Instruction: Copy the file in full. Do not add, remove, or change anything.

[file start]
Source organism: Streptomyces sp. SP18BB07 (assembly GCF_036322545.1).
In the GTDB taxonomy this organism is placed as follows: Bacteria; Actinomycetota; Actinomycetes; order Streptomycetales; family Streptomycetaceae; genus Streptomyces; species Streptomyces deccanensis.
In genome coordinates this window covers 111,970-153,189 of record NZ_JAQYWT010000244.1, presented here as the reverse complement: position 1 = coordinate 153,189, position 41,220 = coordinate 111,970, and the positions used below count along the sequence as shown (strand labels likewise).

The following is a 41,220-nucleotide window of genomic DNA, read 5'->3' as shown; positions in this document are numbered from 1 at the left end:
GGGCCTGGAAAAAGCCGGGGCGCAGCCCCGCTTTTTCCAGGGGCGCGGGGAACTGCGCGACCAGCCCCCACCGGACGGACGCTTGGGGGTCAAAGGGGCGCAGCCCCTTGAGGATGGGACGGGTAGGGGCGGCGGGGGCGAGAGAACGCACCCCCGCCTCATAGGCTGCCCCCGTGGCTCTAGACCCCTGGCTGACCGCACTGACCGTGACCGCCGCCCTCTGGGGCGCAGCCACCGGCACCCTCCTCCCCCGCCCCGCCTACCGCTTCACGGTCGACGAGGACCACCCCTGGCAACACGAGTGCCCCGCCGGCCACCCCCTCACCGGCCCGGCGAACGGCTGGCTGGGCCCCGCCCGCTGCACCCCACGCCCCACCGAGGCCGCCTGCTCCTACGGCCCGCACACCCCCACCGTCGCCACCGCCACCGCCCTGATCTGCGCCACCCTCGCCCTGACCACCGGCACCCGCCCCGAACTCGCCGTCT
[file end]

Source organism: Streptomyces sp. SP18BB07 (assembly GCF_036322545.1).
In the GTDB taxonomy this organism is placed as follows: Bacteria; Actinomycetota; Actinomycetes; order Streptomycetales; family Streptomycetaceae; genus Streptomyces; species Streptomyces deccanensis.
In genome coordinates this window covers 111,970-153,189 of record NZ_JAQYWT010000244.1, presented here as the reverse complement: position 1 = coordinate 153,189, position 41,220 = coordinate 111,970, and the positions used below count along the sequence as shown (strand labels likewise).

The following is a 41,220-nucleotide window of genomic DNA, read 5'->3' as shown; positions in this document are numbered from 1 at the left end:
GGGCCTGGAAAAAGCCGGGGCGCAGCCCCGCTTTTTCCAGGGGCGCGGGGAACTGCGCGACCAGCCCCCACCGGACGGACGCTTGGGGGTCAAAGGGGCGCAGCCCCTTGAGGATGGGACGGGTAGGGGCGGCGGGGGCGAGAGAACGCACCCCCGCCTCATAGGCTGCCCCCGTGGCTCTAGACCCCTGGCTGACCGCACTGACCGTGACCGCCGCCCTCTGGGGCGCAGCCACCGGCACCCTCCTCCCCCGCCCCGCCTACCGCTTCACGGTCGACGAGGACCACCCCTGGCAACACGAGTGCCCCGCCGGCCACCCCCTCACCGGCCCGGCGAACGGCTGGCTGGGCCCCGCCCGCTGCACCCCACGCCCCACCGAGGCCGCCTGCTCCTACGGCCCGCACACCCCCACCGTCGCCACCGCCACCGCCCTGATCTGCGCCACCCTCGCCCTGACCACCGGCACCCGCCCCGAACTCGCCGTCT